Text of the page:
I went to a really interesting course the other day ‘Tech for Non Tech’ held by the Dev Academy, and it was really illuminating – and not just for obvious reasons. There seems to be a real shift occurring at present – at least within forward thinking individuals and organisations – to integrate business and technology as much as possible.
Now there are some obvious ways that this has been occurring for a long time. Computers have been used within businesses since the 50’s to assist with processing tasks for the most part. And as these machines have grown more sophisticated, so have the range of applications they can assist with in the workplace. If you work in an office chances are you spend most of your day on a computer, but how much do you actually understand about this piece of machinery sitting in front of you?
Not only that, but do you understand the different technologies being used by marketing to improve their ability to promote your organisation? Have you thought about technology’s role in facilitating interactions between the consumer and your customer services function? What do you about the software tying together your whole supply chain process? Or do you recognise the difference between your organisation’s website, whether you access this from a desktop browser or mobile device?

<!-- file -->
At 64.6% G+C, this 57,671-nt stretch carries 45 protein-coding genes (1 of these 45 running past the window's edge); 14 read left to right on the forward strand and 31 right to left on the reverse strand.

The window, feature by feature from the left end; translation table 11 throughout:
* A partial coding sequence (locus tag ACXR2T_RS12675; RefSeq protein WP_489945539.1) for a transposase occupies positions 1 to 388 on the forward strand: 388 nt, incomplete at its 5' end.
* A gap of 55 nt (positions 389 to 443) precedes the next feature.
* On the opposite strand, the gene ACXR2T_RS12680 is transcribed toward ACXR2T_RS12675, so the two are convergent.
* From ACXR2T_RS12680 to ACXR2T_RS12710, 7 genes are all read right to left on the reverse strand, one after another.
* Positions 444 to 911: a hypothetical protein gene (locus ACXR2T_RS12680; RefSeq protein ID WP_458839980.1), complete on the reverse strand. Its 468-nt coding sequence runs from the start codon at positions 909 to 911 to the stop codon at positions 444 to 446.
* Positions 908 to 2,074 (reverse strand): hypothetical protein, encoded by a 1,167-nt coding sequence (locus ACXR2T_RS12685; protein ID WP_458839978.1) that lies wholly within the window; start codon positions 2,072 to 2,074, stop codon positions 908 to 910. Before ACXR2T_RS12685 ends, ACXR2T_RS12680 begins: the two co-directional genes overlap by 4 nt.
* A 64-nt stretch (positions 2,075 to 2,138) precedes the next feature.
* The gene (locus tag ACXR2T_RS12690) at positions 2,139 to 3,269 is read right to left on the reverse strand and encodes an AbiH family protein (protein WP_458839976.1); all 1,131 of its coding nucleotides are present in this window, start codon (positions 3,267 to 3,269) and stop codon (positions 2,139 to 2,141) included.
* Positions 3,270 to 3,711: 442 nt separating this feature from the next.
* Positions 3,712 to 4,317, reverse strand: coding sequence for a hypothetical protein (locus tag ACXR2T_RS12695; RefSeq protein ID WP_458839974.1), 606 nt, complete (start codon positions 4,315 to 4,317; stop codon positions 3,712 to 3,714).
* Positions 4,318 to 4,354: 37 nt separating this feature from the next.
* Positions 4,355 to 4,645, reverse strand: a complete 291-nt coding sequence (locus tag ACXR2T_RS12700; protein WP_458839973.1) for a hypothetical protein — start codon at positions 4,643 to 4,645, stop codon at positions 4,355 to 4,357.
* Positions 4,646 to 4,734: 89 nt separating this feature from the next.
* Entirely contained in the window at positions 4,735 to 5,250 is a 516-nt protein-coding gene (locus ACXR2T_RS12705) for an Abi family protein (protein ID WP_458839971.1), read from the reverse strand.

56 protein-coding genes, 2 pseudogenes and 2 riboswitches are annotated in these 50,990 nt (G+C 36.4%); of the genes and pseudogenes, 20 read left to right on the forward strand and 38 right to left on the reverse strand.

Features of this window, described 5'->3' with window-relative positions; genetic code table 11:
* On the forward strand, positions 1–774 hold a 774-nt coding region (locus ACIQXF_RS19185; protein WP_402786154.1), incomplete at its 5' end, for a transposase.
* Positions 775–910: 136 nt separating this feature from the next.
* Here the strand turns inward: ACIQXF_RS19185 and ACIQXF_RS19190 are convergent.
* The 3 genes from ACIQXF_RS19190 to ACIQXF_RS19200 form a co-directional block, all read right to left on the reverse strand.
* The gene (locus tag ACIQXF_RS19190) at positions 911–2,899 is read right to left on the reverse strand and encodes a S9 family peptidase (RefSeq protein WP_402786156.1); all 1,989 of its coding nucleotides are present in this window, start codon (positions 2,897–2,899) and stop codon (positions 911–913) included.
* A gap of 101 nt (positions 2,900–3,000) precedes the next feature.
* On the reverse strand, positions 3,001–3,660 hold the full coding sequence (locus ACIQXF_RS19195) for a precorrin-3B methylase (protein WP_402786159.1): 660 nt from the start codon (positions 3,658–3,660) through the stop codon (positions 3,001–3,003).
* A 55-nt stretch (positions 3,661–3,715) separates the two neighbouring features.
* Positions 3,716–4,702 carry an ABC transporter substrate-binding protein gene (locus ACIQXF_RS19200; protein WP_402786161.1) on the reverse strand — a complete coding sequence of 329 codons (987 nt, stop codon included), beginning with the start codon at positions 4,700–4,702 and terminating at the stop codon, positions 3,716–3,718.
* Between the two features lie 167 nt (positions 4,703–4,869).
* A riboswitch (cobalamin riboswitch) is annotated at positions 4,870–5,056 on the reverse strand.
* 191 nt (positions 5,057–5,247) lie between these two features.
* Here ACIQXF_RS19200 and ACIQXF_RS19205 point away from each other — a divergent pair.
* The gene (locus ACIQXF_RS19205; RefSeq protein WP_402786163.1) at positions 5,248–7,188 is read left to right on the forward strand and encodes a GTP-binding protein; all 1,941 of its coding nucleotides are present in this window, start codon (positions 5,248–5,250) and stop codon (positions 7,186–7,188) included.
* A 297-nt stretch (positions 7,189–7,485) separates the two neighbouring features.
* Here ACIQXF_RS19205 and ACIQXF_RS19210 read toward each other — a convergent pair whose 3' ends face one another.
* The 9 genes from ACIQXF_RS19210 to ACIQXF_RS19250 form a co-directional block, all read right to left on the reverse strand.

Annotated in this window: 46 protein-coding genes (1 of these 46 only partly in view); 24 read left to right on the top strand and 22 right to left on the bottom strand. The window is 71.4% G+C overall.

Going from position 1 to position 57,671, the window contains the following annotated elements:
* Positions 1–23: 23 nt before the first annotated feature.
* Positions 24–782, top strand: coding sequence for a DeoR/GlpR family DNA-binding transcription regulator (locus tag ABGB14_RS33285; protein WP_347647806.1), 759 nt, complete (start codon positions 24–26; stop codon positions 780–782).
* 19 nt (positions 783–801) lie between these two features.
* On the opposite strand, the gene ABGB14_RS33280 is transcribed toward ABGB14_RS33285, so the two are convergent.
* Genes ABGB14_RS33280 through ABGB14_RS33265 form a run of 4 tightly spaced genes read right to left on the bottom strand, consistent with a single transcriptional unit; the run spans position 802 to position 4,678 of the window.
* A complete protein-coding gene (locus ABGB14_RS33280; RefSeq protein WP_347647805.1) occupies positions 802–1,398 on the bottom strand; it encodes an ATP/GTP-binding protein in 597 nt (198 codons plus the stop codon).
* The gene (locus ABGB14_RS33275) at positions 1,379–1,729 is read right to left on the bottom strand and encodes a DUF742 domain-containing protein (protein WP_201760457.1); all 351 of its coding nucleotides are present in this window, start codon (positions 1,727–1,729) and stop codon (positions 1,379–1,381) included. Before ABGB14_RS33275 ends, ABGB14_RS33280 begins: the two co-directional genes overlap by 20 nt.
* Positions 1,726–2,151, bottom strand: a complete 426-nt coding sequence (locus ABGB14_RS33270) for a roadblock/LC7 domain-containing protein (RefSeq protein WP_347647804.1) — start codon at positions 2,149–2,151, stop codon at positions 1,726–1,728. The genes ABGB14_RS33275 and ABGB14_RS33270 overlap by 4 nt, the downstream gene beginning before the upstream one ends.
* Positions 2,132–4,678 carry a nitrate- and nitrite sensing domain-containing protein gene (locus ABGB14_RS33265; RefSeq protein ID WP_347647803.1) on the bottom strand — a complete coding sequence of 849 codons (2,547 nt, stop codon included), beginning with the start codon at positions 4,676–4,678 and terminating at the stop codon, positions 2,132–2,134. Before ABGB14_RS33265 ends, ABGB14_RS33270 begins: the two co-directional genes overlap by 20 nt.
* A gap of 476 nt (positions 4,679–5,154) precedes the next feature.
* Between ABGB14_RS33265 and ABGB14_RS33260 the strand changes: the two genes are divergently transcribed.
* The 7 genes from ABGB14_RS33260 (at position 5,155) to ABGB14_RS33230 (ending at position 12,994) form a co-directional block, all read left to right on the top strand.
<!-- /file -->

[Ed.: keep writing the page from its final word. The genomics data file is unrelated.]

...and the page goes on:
The people attending this course did. They saw the increasing integration occurring between technology and all areas of business – this is no longer something that solely impacts the IT team – and they wanted to know more. They wanted to be able to have more meaningful conversations with their technical divisions, no translator/Business Analyst required. They also wanted to be able to gain the most from money invested in technical enhancements. It was almost like they wanted to extend an olive branch to the IT team, show them it is no longer a ‘them vs. us’ game. To break down divisional walls and build understanding. Even if it may only currently be at the surface level. They want to be able to harness the full potential of IT, to embrace change and progress, and utilise this to create the most value add (and revenue gain) for their organisation. They want to be the best, and they recognise that increasingly within the business domain today, this means understanding the potential of technology and embracing the possibilities of tomorrow.
Business and technology are no longer mutually exclusive, they are becoming one and the same. And aside from now being able to have meaningful discussions about technical debt, this course has left me excited for what these local, forward thinking businesses are going to bring to the fore. Encouraging a greater level of understanding around technology is a great enabler. And cross pollination of ideas and education across an organisation is sure to bring exciting advancements.
“Coming together is a beginning. Keeping together is progress. Working together is success.” –Henry Ford